The signs were all there. No guest would accompany me to the film, the theater was only half full for the screening, I probably should have known, but I decided to give “Judy Moody and the Not Bummer Summer” a fair shake. I can say having sat through its full 91 minutes, that “Judy Moody” is a joyless and un-fun trek through the worst of filmmaking mediocrity.
Let us begin with Judy (Jordana Beatty) herself. As a character this plucky youngster vacillates from annoying at best to thoroughly unlikable at worst. Throughout the film, Judy is mean to her friends, self-centered, selfish, and rude, and it’s all wrapped up and presented as if these flaws were just precociousness, and excited creativity.
I would not mind if Judy seemed to learn from her flaws and mistakes, but instead they just seem to be reaffirmed. There is a thirty-second montage of reflection towards the end, but nowhere in the film is there growth.
On the last day of school, Judy concocts a plan for this to be her best summer ever. She presents a list of challenges to friends, Frank (Preston Bailey), Rocky (Garrett Ryan) and Amy (Taylar Hender). With the completion of each successful challenge, like riding the local roller coaster, a participant will get “thrill points.”
Judy’s plan quickly turns sour when Amy and Rocky reveal they that they are spending the summer away, and Judy’s own parents must go to California, leaving her and brother, Stink (Parris Mosteller), in the care of the loony Aunt Opal (Heather Graham).
Aunt Opal is presented as a free-spirited, guerilla artist, who flits from continent to continent. All I saw was an irresponsible, homeless person, who makes a mess of her brother’s house and adorns trash with her kitschy crafts.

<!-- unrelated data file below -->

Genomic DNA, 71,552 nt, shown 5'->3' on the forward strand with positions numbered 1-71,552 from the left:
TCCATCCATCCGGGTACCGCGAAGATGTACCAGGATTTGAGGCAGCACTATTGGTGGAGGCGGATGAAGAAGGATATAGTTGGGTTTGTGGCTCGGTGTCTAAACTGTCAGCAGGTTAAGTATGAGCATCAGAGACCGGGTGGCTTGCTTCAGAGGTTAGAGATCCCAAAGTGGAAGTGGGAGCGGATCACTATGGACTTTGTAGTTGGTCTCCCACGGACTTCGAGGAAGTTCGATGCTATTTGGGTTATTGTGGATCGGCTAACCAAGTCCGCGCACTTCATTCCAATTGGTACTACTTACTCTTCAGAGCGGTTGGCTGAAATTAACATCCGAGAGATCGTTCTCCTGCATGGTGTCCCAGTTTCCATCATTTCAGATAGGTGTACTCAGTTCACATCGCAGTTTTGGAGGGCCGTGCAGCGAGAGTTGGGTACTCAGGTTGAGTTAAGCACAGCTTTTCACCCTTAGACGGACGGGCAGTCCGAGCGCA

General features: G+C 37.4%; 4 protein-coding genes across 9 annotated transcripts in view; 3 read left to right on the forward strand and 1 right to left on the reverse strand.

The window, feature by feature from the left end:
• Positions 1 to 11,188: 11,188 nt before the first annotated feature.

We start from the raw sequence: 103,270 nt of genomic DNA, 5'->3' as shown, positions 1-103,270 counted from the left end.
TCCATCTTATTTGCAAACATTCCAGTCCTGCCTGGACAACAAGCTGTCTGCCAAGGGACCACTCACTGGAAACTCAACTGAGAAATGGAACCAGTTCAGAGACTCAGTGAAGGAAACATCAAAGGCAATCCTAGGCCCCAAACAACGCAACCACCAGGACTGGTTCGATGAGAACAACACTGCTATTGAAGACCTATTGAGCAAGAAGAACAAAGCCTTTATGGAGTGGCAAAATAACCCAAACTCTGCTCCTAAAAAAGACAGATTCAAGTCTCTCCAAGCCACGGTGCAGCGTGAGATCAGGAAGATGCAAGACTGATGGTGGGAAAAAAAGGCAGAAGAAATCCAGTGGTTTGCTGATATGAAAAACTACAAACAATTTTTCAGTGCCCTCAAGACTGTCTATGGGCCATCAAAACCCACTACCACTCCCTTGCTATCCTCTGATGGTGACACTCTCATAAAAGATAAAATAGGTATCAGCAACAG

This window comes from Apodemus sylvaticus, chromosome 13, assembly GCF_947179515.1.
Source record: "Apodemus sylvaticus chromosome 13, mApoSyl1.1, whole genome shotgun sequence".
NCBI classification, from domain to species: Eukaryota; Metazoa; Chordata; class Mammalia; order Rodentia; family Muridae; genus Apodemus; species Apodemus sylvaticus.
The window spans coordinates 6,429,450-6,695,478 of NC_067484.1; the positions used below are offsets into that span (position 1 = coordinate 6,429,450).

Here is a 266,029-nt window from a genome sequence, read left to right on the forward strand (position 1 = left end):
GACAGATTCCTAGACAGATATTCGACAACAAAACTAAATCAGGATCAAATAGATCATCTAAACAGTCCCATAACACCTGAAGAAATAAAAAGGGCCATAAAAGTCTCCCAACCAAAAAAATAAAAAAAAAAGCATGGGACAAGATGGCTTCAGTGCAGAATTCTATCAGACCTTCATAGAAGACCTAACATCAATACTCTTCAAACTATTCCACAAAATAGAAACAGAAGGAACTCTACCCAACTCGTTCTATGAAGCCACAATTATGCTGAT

Opal is flat and never seems entirely motivated to either give Judy perspective, which might improve Judy’s attitude, or help her achieve her goal of accumulating thrill points.
Oh Heather Graham, truly you are stuck in the Black Lodge.
At the end of “Judy Moody,” we are given a minute or two where Judy states that her summer has indeed been the best one yet. All of her failed attempts to make it an awesome summer somehow made it awesome. This doesn’t work at all. Judy, up until this moment, has been a pouting, disagreeable grump, and now just because her character is vocalizing the change that one would hope for, it does not make that change real.
To be honest, “Judy Moody” was not made for me. The target audience is 6 to 9 year old girls. Let me just offer this telling observation. The audience that joined me in the theater was comprised mainly of members within that demographic. Elementary school-aged girls surrounded me, and as they watched the film there wasn’t a laugh, giggle, chuckle, gasp, or guffaw. A group that would normally be effervescent with childhood energy was silent for the entire movie.
Mirthless and boring, even the outtakes from “Judy Moody,” which roll over the credits seem utterly joyless. It appears that this film wasn’t even fun to make. It definitely wasn’t fun to watch.